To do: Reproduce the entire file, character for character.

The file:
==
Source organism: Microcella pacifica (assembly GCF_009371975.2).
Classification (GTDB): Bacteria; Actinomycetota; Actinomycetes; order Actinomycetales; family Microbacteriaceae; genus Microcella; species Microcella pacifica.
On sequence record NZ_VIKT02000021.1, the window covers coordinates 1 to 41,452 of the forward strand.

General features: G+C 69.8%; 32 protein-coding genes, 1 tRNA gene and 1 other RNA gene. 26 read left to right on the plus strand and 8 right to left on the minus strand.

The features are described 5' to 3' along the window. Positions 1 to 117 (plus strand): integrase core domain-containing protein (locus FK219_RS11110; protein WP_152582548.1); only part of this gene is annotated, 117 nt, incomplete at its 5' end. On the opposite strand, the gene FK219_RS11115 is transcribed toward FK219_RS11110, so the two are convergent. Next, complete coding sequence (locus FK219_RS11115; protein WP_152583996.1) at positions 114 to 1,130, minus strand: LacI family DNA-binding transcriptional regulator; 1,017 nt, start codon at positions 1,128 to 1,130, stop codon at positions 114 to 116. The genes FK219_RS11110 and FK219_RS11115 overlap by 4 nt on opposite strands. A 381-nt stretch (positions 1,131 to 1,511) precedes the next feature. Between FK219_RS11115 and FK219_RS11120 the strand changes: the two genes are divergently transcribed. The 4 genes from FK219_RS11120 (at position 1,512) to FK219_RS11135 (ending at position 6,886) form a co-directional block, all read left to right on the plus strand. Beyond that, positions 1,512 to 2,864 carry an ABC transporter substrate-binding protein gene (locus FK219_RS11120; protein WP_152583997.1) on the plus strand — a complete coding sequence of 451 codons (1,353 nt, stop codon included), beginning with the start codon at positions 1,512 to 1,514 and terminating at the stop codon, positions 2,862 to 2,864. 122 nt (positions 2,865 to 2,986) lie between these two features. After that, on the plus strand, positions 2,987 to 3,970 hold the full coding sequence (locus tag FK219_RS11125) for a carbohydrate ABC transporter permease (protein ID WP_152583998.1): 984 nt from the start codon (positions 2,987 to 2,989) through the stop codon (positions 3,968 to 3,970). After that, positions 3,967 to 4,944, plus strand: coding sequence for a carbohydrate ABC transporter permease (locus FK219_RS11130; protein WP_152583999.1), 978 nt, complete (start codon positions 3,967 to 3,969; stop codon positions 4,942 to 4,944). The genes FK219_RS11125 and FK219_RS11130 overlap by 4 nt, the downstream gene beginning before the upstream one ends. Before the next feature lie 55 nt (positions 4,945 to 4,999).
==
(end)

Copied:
Source organism: Microcella pacifica (assembly GCF_009371975.2).
Classification (GTDB): Bacteria; Actinomycetota; Actinomycetes; order Actinomycetales; family Microbacteriaceae; genus Microcella; species Microcella pacifica.
On sequence record NZ_VIKT02000021.1, the window covers coordinates 1 to 41,452 of the forward strand.

General features: G+C 69.8%; 32 protein-coding genes, 1 tRNA gene and 1 other RNA gene. 26 read left to right on the plus strand and 8 right to left on the minus strand.

The features are described 5' to 3' along the window. Positions 1 to 117 (plus strand): integrase core domain-containing protein (locus FK219_RS11110; protein WP_152582548.1); only part of this gene is annotated, 117 nt, incomplete at its 5' end. On the opposite strand, the gene FK219_RS11115 is transcribed toward FK219_RS11110, so the two are convergent. Next, complete coding sequence (locus FK219_RS11115; protein WP_152583996.1) at positions 114 to 1,130, minus strand: LacI family DNA-binding transcriptional regulator; 1,017 nt, start codon at positions 1,128 to 1,130, stop codon at positions 114 to 116. The genes FK219_RS11110 and FK219_RS11115 overlap by 4 nt on opposite strands. A 381-nt stretch (positions 1,131 to 1,511) precedes the next feature. Between FK219_RS11115 and FK219_RS11120 the strand changes: the two genes are divergently transcribed. The 4 genes from FK219_RS11120 (at position 1,512) to FK219_RS11135 (ending at position 6,886) form a co-directional block, all read left to right on the plus strand. Beyond that, positions 1,512 to 2,864 carry an ABC transporter substrate-binding protein gene (locus FK219_RS11120; protein WP_152583997.1) on the plus strand — a complete coding sequence of 451 codons (1,353 nt, stop codon included), beginning with the start codon at positions 1,512 to 1,514 and terminating at the stop codon, positions 2,862 to 2,864. 122 nt (positions 2,865 to 2,986) lie between these two features. After that, on the plus strand, positions 2,987 to 3,970 hold the full coding sequence (locus tag FK219_RS11125) for a carbohydrate ABC transporter permease (protein ID WP_152583998.1): 984 nt from the start codon (positions 2,987 to 2,989) through the stop codon (positions 3,968 to 3,970). After that, positions 3,967 to 4,944, plus strand: coding sequence for a carbohydrate ABC transporter permease (locus FK219_RS11130; protein WP_152583999.1), 978 nt, complete (start codon positions 3,967 to 3,969; stop codon positions 4,942 to 4,944). The genes FK219_RS11125 and FK219_RS11130 overlap by 4 nt, the downstream gene beginning before the upstream one ends. Before the next feature lie 55 nt (positions 4,945 to 4,999).